Q: Can you corroborate the Post story pretty much as they described it?
CLARKE: No, I can’t.
April 23, 2003, from Gen. McKiernan, commander, Third U.S. Army and U.S. Army Forces Central Command and the Coalition Forces Land Component Command:
Q: Sir, hi. This is Tony Capaccio with Bloomberg News. I have two separate questions. One, can you give us a reality check on what happened when Jessica Lynch was captured by the Iraqis? We don’t have a good sense of where the truth lies in terms of whether she almost fought to the death, emptied her pistol at Iraqi troops and was stabbed and had gunshot wounds.
McKiernan: Okay. To the first question, I cannot — I cannot answer that because I have not read, nor would I be able to read the — all the interviews and the reports from Private Lynch from the time she was taken as a POW. So I cannot comment on any of the specifics about that. All I can say is, like every other American, I’m just — I’m just pleased as hell that she’s back home and going to be safe.
They clearly couldn’t – and wouldn’t – confirm the WaPo story, but nevertheless the Accepted Truth is that it was the Pentagon’s fault there was so much misinformation in the media about exactly what happened when Lynch’s company was attacked by enemy forces.
This isn’t to say that American women who are in the military aren’t tough. And this isn’t to say that Lynch isn’t a hero because what was initially and repeatedly reported about what the alleged firefight wasn’t true afterall. But if the media is going to run with a story about a heroic woman who went down with guns blazing, they might want to (gasp!) wait and verify all the facts before making her their cause cÃ©lÃ¨bre.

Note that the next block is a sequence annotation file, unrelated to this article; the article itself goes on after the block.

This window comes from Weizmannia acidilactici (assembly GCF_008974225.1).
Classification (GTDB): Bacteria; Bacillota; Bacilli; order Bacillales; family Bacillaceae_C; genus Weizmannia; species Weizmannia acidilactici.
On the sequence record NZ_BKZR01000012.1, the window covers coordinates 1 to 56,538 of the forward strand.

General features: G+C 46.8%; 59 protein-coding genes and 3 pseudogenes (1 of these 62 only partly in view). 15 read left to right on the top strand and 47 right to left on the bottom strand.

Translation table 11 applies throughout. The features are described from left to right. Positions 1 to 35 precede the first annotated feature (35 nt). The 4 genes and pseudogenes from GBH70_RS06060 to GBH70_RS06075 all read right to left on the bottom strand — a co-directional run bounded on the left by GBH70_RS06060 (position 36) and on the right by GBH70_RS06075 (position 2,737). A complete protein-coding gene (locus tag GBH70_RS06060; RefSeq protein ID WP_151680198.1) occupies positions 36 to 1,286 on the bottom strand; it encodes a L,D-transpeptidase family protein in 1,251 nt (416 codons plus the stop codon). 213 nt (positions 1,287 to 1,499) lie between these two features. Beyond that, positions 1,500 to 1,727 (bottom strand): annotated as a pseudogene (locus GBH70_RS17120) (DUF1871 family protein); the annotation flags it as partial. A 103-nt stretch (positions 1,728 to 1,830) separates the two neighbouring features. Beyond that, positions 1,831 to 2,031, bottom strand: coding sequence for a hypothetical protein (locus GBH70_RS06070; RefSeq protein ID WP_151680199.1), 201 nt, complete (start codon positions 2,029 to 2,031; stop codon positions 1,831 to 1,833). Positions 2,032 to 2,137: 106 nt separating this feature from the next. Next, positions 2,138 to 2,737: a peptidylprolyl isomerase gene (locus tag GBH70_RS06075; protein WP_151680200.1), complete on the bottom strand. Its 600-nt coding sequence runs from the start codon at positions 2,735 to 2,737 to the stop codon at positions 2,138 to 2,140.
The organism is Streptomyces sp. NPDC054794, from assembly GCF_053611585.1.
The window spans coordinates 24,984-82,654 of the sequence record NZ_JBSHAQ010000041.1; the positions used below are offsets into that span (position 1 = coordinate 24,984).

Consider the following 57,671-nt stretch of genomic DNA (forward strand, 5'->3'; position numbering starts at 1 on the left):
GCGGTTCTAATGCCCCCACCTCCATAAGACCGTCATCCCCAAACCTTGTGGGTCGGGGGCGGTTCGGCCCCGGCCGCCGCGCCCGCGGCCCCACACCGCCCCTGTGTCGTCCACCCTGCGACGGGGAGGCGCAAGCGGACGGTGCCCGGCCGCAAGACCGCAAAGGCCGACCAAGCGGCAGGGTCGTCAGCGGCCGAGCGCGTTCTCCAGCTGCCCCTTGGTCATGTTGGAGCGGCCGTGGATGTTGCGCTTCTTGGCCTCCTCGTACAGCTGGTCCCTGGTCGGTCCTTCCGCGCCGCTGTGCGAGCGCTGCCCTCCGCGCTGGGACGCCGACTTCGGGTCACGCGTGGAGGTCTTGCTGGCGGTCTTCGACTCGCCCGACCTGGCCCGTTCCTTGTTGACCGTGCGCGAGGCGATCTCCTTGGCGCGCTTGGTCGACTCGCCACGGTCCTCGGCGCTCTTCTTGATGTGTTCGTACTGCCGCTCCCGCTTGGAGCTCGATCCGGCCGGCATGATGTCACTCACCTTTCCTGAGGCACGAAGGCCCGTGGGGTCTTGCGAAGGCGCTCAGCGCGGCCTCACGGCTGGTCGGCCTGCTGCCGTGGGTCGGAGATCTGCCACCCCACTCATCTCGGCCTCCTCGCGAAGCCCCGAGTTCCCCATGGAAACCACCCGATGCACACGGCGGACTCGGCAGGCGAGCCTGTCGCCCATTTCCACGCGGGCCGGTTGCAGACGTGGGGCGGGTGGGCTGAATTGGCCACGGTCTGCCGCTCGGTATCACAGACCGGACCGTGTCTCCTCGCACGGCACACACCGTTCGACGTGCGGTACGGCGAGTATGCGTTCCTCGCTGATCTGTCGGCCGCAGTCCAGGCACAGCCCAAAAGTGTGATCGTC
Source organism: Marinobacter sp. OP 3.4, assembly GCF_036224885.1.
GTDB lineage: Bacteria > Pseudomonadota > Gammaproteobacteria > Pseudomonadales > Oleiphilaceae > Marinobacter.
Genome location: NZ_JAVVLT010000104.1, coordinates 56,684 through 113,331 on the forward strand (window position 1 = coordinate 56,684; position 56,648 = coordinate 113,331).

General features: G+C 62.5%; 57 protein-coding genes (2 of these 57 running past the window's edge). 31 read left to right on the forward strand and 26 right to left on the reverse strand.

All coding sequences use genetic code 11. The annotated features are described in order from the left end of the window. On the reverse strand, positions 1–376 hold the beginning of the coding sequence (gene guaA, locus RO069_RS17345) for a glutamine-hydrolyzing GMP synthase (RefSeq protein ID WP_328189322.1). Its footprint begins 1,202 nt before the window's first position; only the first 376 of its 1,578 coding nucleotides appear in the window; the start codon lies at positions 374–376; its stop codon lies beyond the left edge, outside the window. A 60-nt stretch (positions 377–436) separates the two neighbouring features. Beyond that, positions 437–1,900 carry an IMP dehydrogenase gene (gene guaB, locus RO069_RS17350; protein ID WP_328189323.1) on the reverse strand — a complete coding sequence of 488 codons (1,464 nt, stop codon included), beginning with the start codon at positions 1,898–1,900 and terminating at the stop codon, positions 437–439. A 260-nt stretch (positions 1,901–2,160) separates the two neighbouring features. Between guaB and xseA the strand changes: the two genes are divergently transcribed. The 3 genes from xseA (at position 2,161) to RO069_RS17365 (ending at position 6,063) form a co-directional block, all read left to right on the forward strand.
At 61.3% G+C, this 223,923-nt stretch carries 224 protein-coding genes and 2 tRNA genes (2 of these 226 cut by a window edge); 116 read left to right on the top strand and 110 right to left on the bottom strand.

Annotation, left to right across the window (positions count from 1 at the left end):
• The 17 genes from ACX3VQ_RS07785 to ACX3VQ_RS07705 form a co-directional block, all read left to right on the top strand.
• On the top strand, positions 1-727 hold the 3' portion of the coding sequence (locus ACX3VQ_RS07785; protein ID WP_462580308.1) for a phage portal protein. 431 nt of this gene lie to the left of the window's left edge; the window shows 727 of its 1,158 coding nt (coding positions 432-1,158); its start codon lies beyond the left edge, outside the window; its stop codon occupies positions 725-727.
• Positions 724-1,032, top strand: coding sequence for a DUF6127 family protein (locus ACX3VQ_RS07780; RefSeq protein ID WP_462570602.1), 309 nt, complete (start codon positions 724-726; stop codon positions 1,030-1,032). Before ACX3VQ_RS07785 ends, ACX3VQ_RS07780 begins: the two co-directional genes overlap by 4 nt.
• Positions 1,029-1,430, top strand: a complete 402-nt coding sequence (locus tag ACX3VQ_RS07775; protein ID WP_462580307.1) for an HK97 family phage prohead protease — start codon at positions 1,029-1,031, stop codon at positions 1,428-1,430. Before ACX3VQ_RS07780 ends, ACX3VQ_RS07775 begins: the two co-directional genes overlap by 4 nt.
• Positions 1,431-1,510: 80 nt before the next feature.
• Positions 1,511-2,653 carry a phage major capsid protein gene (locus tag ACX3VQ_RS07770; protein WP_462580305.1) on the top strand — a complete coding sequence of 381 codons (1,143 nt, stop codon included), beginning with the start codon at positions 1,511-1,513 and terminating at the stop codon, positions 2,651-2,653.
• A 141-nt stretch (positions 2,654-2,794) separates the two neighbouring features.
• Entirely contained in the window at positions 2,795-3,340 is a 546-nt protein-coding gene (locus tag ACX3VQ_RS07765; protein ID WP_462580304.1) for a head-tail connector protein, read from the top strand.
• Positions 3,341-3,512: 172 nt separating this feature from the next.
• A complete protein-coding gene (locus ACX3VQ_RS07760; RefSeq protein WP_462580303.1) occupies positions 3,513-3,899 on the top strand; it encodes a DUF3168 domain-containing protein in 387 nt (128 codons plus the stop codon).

Even Lynch herself this week, in an interview with Newsweek, said she faulted the Pentagon for ‘not setting the record straight’ re: the stories that were continually coming out in the media about what supposedly happened before she was captured but faulted the media for spreading it and not seeking the facts:
Who is to blame for spreading the misinformation?
Well, I think really the military and the media. The military, for not setting the record straight and the media for spreading it, and not seeking the true facts. They just ran with it instead of waiting until the facts were straightened out.
Lynch also doesn’t believe the military exploited her:
Do you feel like you were exploited by the military?
No, I don’t. I felt sort of like that in the beginning, yes. But now, four years later, I don’t.